She also said she loves the flight station in 45RF. “We have 11 displays—all the information I need is right there in front of me. There’s noting missing from our flight station display. The Meggitt system also gives us solid backup display capability. If one screen were to fail, you can get everything on the next screen.”

As the agency’s Commander instructor pilot, LCDR Martin also likes the aircraft’s predictability and flight characteristics. “I do all training for our Commander pilots. This season I’m flying with a new copilot and we’ve been doing his first flights in the northeast,” she said. “Most of our new pilots come up from flying piston twins and this is their first experience with a turboprop. Overall the Commander is an easy airplane to transition to. It’s very stable, but it’s a very complex airplane. System training takes time.”


While the Commander 1000 looks like it will continue to serve NOAA’s snow survey mission for many winters to come, its annual “summer vacation” is about to be dramatically reduced. This summer the JetProp is scheduled to take part in another NOAA survey mission for the National Geodetic Survey.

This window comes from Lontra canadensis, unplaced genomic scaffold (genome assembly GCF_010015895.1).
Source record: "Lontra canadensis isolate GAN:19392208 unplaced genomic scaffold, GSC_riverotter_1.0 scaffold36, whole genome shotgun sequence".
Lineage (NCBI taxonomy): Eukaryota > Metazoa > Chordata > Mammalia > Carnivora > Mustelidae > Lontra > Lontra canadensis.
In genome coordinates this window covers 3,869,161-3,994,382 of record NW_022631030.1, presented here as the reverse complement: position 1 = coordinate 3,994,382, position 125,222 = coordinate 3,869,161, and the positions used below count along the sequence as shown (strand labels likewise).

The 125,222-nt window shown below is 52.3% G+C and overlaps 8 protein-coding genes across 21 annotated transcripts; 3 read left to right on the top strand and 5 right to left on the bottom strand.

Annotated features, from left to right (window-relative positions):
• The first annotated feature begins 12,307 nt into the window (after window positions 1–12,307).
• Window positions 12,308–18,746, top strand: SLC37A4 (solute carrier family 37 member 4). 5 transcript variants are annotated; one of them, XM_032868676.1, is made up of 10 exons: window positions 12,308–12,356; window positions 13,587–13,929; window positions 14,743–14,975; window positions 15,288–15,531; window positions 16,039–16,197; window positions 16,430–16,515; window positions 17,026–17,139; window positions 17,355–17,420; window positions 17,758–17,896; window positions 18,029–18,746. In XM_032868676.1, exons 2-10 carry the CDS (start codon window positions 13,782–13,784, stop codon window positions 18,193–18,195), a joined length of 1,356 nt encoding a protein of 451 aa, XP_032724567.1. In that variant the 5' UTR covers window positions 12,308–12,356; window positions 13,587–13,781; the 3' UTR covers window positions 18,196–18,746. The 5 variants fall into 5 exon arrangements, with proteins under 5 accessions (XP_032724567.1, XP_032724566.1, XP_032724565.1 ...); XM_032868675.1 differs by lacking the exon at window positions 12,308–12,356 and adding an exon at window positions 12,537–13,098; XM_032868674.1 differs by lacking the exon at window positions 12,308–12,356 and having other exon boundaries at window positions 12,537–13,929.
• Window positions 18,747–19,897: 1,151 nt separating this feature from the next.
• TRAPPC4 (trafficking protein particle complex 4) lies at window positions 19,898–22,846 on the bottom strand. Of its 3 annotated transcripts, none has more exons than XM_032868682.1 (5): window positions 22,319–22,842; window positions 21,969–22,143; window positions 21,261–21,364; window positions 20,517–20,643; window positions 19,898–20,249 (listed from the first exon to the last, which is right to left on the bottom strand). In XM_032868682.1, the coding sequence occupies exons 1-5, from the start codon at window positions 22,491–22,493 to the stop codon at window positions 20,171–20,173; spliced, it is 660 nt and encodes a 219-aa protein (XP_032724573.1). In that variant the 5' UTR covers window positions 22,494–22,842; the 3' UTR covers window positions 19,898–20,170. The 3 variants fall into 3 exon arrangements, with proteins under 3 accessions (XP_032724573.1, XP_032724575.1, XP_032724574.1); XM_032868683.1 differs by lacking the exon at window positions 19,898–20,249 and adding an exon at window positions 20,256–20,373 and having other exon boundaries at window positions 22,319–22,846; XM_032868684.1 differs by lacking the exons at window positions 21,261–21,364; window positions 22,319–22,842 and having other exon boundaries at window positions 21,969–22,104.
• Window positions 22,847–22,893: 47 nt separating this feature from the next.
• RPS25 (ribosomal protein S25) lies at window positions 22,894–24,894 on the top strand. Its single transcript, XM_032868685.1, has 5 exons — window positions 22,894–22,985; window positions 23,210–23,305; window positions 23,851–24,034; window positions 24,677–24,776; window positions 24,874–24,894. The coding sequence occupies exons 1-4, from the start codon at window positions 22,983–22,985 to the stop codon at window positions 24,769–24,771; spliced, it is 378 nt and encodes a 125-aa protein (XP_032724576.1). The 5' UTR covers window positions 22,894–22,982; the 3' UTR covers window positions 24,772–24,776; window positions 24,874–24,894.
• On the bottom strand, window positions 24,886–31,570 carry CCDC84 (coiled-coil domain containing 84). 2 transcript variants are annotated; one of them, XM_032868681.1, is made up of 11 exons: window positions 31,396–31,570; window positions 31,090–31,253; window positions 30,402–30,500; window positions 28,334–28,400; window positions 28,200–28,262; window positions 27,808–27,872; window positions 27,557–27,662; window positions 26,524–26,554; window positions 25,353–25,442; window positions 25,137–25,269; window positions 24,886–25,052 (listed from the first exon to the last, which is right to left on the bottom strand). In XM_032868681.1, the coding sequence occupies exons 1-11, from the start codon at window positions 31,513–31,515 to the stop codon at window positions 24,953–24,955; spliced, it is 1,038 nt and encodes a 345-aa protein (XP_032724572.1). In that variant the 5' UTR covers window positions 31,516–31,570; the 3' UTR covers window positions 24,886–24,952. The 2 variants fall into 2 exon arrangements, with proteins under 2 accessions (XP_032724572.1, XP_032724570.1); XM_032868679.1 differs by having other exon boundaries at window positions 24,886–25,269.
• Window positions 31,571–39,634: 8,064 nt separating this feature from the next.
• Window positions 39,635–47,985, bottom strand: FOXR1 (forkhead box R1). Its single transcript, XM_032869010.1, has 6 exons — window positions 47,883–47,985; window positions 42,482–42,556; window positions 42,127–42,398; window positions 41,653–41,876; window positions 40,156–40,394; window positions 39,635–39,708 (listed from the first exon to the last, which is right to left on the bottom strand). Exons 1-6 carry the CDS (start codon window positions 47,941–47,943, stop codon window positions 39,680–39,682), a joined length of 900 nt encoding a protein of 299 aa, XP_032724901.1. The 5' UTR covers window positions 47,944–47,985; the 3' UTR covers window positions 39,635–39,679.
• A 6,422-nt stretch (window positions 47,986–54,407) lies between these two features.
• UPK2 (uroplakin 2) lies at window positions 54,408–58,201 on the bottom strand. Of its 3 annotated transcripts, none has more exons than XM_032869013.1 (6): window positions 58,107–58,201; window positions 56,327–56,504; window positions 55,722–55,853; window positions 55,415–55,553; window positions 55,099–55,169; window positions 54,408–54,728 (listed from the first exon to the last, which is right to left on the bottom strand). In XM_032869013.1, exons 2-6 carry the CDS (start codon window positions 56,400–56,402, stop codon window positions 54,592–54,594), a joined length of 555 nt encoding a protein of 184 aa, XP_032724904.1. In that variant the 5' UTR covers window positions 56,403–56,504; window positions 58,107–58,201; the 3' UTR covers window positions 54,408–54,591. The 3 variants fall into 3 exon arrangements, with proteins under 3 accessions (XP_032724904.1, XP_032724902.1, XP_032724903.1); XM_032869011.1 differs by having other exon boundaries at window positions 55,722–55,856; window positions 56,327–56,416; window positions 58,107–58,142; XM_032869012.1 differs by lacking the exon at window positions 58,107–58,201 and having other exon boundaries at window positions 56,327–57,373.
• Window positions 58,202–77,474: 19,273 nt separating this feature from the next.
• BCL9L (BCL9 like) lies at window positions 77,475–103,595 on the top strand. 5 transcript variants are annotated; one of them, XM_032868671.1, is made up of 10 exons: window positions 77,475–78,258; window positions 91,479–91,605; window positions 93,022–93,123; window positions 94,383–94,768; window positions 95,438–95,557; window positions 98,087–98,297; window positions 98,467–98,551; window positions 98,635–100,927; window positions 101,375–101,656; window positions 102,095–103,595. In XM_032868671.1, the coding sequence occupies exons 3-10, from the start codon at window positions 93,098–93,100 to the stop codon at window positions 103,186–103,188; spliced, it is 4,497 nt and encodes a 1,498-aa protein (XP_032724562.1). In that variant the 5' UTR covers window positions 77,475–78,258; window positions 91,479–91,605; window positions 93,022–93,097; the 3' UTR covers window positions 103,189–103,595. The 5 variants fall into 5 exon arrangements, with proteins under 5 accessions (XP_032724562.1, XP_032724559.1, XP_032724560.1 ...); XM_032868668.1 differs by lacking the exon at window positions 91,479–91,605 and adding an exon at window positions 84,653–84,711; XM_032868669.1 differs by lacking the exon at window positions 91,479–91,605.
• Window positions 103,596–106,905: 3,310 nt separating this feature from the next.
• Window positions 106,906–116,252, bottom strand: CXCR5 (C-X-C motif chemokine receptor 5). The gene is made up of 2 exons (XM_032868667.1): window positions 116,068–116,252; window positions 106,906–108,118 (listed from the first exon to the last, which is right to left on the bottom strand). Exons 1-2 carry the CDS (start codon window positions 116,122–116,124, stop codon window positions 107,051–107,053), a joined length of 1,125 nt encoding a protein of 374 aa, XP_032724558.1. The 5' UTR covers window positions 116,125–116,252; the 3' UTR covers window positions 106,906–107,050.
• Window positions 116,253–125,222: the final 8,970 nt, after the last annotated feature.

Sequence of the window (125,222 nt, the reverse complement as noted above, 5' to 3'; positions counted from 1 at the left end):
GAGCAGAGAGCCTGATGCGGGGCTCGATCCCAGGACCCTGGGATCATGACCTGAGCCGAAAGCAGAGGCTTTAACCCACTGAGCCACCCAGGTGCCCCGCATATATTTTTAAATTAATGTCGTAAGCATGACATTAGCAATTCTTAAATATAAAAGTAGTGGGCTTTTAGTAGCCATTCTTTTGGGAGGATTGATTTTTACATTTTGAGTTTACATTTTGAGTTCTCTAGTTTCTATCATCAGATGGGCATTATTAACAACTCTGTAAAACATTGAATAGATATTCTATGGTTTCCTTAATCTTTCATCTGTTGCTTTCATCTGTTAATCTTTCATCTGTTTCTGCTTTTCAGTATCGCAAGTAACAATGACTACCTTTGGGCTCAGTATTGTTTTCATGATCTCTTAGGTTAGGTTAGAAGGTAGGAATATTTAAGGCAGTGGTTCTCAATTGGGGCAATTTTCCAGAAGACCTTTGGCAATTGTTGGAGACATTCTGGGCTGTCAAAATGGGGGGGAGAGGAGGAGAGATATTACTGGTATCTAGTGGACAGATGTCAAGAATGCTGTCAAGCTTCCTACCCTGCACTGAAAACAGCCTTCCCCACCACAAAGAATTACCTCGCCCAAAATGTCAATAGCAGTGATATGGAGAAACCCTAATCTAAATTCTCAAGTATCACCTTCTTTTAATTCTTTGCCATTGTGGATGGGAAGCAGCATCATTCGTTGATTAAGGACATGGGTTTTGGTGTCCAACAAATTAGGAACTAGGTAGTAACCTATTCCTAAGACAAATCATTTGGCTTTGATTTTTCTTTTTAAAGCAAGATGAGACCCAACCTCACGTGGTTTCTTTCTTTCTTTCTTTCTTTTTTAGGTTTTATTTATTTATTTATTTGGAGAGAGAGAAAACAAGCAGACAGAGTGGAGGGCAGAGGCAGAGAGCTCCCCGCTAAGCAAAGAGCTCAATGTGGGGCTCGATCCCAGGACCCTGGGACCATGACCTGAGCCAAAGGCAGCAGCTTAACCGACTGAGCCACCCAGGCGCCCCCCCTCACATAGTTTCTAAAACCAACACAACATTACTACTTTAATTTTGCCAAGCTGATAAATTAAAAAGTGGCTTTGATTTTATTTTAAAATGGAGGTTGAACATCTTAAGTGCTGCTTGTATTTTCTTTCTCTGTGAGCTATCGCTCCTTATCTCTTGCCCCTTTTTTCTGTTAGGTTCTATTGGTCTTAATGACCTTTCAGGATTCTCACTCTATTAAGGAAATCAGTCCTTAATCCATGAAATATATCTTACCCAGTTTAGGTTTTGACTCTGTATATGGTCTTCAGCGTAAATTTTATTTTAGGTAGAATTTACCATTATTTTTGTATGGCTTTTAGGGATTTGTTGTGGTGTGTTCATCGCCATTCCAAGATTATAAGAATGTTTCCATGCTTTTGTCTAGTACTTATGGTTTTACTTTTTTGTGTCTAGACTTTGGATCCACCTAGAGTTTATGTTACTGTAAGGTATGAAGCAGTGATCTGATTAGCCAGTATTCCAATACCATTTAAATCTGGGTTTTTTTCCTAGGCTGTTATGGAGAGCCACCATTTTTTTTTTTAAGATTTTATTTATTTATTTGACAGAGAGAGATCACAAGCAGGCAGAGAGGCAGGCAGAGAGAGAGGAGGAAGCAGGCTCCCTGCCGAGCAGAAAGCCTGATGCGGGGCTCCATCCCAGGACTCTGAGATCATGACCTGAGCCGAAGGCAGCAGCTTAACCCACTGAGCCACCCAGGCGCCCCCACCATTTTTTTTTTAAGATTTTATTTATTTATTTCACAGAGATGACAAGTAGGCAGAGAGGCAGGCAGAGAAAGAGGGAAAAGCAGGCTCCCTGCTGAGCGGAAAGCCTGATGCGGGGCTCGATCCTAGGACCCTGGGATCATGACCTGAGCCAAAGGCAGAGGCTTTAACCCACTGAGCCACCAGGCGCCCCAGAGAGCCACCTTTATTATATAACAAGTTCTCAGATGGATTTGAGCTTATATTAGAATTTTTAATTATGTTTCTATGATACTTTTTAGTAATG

“The GRAV-D (it stands for Gravity for the Redefinition of the American Vertical Datum; you just have to love government acronyms) survey will create a new, more accurate sea-level height reference for the U.S.,” LCDR Martin explained. “This summer we’re going to be doing the Great Lakes region.”

The purpose of the GRAV-D project is to model and monitor Earth’s geoids (a surface of the gravity field, very closely related to global mean sea level) to serve as a redefined zero reference point for surface heights throughout the U.S. Accurate heights are very critical to many scientific programs.

LCDR Martin said that while this is another NOAA survey mission, it will be preformed at an altitude that is more familiar to Turbo Commanders and their owners. “We’ll be doing these flights at 20,000 feet. That’s a great altitude for the Commander, both fuel consumption and performance wise,” she said. “The flight levels are where the Commander is at its best.”